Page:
Mentors Bee – Aware

This was shared from a friend at NOPBA.  The article is long but if you are considering becoming a mentor it is a must read.

It was my third year that I went to a seminar over at WSU in Pullman, where I ran into a commercial beekeeper who asked me what I was doing to control mites.  I said basically nothing as I didn’t really know what to do…  I will never forget he looked me straight in the eye and very calmly said, “ohhh… you have to have a plan in place to keep your bees alive.  It’s not like it used to be.” 

I had a newbee a few years ago who was very enthusiastic about her new bees and had a colony (one) in the Sequim Valley. She installed them from a package.  It was a beautiful location beside an open field with a little creek nearby – absolutely perfect sun exposure, etc., etc.  One day in the middle of the summer, she called and wanted to know if she should put on the third box.  I said that I had no idea… that we would have to look.  I went over to see and found one of the most beautiful mid-summer colonies I had ever seen.  Big fat, bright Italian queen, just loaded with capped brood, larvae all over the place, foragers happily coming and going – it was just a gorgeous thing.  

I looked over to the side about 40 feet away and saw two more hives in a nearby apple orchard.  They were leaning a bit and surrounded by overgrown grass.  It was obvious no-one was managing them.  I found out these two colonies belonged to the landowner who had purchased the bees “last year” to pollinate his apples.  I went over to watch the entrances, and something was way wrong.  The bees were sluggish, and the flight activity was very low.  I asked if they had done anything about Varroa and the landowner guy said he didn’t really know about beekeeping and never heard of Varroa…  I asked him if he wanted me to take a sample and see, and he agreed.

I opened this colony, and first of all, they were way more pissed than they should have been.  I did find a queen, but they were sick.  Again… the telltale signs of varrosis all over the place.  The alcohol wash was almost unbelievable – I stopped counting at 100, and there were more… In a 1/2 cup sample, there over 100 mites.  This was a mite bomb !!  The other colony was dead and full of old moldy combs.  They had died over winter, and the colony had never been opened.

Anyway…. I decided we’d better wash her gorgeous new bees and see where we were at.  Sure enough – the sample of 300 bees dropped about 35.  Ahhh SHOOT !!!   That was waaay too many.  This particular individual was very leery about doing “treating” of any kind because she had read that it is unnecessary and hard on the bees to do this.  (Meanwhile, her bees were living next door to a full-blown mite bomb and were sitting there with over 10% mites in mid-season).  I convinced her and her husband that this colony would definitely not make it through winter with this many mites.  Eventually, they relented and agreed to let me try to knock them down.  She didn’t have a honey super on, and all I had was my OAV setup, so I went ahead and vaporized them, hoping to at least take some pressure off.  (Of course, we know that treating as a “reactive” measure is a long shot.  These bees should have been monitored from day one, and the mite bomb next door should have been euthanized).  I drove away that day, knowing that those beautiful bees were probably doomed.  I decided I really couldn’t force this person to do something they didn’t want to do, so I figured it was probably the last time I would ever see them again.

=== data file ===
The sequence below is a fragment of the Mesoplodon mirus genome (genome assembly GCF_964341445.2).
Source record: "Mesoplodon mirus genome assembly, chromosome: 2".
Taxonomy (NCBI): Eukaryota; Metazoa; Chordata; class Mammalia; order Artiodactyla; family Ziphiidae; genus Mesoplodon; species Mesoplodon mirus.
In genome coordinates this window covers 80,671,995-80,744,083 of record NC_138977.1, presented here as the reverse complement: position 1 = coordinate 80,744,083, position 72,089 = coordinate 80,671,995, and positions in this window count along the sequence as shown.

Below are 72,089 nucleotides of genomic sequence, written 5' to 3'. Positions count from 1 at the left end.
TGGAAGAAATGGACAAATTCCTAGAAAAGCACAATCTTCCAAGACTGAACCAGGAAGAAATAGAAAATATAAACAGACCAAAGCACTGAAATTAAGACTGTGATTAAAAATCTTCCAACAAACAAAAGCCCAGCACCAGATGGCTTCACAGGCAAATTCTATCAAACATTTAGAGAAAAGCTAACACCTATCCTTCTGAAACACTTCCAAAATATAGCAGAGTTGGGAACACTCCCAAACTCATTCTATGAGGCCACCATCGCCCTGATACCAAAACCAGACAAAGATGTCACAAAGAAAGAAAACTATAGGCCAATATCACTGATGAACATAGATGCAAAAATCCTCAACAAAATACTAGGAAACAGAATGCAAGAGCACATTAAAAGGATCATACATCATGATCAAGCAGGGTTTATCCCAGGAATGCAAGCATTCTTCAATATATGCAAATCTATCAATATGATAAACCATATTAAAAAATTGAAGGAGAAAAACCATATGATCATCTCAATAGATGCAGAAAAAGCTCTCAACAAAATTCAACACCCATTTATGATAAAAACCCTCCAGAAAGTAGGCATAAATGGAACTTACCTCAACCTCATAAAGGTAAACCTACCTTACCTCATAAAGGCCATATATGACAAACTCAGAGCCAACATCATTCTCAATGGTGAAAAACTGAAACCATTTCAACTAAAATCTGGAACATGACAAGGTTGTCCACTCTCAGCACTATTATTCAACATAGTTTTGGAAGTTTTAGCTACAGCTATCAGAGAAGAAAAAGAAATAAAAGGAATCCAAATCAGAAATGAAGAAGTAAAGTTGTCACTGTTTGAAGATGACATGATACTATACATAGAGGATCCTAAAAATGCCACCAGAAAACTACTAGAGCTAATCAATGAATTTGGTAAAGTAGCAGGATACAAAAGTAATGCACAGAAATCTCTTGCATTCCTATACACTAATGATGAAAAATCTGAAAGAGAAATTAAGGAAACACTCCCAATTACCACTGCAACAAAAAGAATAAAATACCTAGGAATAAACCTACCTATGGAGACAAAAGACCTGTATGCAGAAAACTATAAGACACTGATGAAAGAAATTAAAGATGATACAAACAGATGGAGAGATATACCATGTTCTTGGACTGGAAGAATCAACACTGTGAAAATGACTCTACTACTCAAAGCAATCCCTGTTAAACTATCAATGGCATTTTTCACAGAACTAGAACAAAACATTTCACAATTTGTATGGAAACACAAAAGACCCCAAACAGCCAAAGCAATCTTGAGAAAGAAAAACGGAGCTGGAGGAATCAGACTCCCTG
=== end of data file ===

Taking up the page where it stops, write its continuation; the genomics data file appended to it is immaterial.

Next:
Well, about 6 weeks later, they called again and wanted me to check these bees. She thought something might be wrong because there were a lot of dead bees out front.  It was after the fair, so it had to have been sometime in September.   I remember opening the colony, hoping not to see what I saw… sure enough, the telltale signs of varroasis were all there.  The colony was dead; it just didn’t know it yet.   Meanwhile, the mite bomb next door had gone queenless, and a robbing episode was in full swing.  Short of actively managing this colony on an almost daily basis, treating in some fashion, perhaps putting on a robbing screen too late, etc., etc., etc. – there really wasn’t much I could do with her bees.  (First of all, it was 20 miles from my house, and they weren’t my bees).

So it was at the OCTOBER club meeting that year.  I remember it well.  I was getting things set up before the meeting, and people were standing around talking.  I saw her and her husband sitting and waiting, and I asked how her bees were doing.  Her husband got up and approached me at the table and said, “those bees are all gone!!  That hive is empty !!”  I said, oh noooo…and looked at the lady still sitting.  When we made eye contact, she said, “YOU KILLED MY BEES, didn’t you !!”    

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